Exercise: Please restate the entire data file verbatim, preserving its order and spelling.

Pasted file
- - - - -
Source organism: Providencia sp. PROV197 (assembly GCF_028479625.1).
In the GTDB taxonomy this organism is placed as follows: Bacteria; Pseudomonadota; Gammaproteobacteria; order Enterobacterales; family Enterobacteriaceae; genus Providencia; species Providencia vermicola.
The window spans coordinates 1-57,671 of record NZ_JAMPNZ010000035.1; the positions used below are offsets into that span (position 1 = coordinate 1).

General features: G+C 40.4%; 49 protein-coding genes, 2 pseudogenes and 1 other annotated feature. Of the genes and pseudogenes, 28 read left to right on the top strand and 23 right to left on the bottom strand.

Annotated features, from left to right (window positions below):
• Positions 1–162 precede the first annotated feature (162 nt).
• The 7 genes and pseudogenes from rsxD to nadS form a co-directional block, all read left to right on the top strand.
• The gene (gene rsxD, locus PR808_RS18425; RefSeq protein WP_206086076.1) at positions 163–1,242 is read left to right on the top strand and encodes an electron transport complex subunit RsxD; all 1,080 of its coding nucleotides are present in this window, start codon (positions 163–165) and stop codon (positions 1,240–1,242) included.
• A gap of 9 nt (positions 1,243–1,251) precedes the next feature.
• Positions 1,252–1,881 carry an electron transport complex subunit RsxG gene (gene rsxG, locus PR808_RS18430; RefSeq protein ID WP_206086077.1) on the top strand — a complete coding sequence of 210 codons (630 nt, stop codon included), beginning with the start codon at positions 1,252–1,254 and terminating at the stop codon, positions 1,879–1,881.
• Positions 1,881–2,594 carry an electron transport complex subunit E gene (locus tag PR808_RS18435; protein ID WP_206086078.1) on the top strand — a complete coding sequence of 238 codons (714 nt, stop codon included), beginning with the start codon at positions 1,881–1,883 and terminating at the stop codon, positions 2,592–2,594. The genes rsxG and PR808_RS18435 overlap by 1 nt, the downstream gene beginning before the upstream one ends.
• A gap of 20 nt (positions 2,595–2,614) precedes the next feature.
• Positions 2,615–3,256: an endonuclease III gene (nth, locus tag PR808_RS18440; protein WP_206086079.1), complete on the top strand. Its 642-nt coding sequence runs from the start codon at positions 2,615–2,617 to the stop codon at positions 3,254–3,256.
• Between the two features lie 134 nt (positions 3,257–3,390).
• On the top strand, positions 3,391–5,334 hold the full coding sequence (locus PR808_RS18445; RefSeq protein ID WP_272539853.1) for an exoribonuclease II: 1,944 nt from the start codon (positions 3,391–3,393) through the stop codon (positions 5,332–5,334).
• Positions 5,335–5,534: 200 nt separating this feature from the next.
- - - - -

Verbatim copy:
Source organism: Providencia sp. PROV197 (assembly GCF_028479625.1).
In the GTDB taxonomy this organism is placed as follows: Bacteria; Pseudomonadota; Gammaproteobacteria; order Enterobacterales; family Enterobacteriaceae; genus Providencia; species Providencia vermicola.
The window spans coordinates 1-57,671 of record NZ_JAMPNZ010000035.1; the positions used below are offsets into that span (position 1 = coordinate 1).

General features: G+C 40.4%; 49 protein-coding genes, 2 pseudogenes and 1 other annotated feature. Of the genes and pseudogenes, 28 read left to right on the top strand and 23 right to left on the bottom strand.

Annotated features, from left to right (window positions below):
• Positions 1–162 precede the first annotated feature (162 nt).
• The 7 genes and pseudogenes from rsxD to nadS form a co-directional block, all read left to right on the top strand.
• The gene (gene rsxD, locus PR808_RS18425; RefSeq protein WP_206086076.1) at positions 163–1,242 is read left to right on the top strand and encodes an electron transport complex subunit RsxD; all 1,080 of its coding nucleotides are present in this window, start codon (positions 163–165) and stop codon (positions 1,240–1,242) included.
• A gap of 9 nt (positions 1,243–1,251) precedes the next feature.
• Positions 1,252–1,881 carry an electron transport complex subunit RsxG gene (gene rsxG, locus PR808_RS18430; RefSeq protein ID WP_206086077.1) on the top strand — a complete coding sequence of 210 codons (630 nt, stop codon included), beginning with the start codon at positions 1,252–1,254 and terminating at the stop codon, positions 1,879–1,881.
• Positions 1,881–2,594 carry an electron transport complex subunit E gene (locus tag PR808_RS18435; protein ID WP_206086078.1) on the top strand — a complete coding sequence of 238 codons (714 nt, stop codon included), beginning with the start codon at positions 1,881–1,883 and terminating at the stop codon, positions 2,592–2,594. The genes rsxG and PR808_RS18435 overlap by 1 nt, the downstream gene beginning before the upstream one ends.
• A gap of 20 nt (positions 2,595–2,614) precedes the next feature.
• Positions 2,615–3,256: an endonuclease III gene (nth, locus tag PR808_RS18440; protein WP_206086079.1), complete on the top strand. Its 642-nt coding sequence runs from the start codon at positions 2,615–2,617 to the stop codon at positions 3,254–3,256.
• Between the two features lie 134 nt (positions 3,257–3,390).
• On the top strand, positions 3,391–5,334 hold the full coding sequence (locus PR808_RS18445; RefSeq protein ID WP_272539853.1) for an exoribonuclease II: 1,944 nt from the start codon (positions 3,391–3,393) through the stop codon (positions 5,332–5,334).
• Positions 5,335–5,534: 200 nt separating this feature from the next.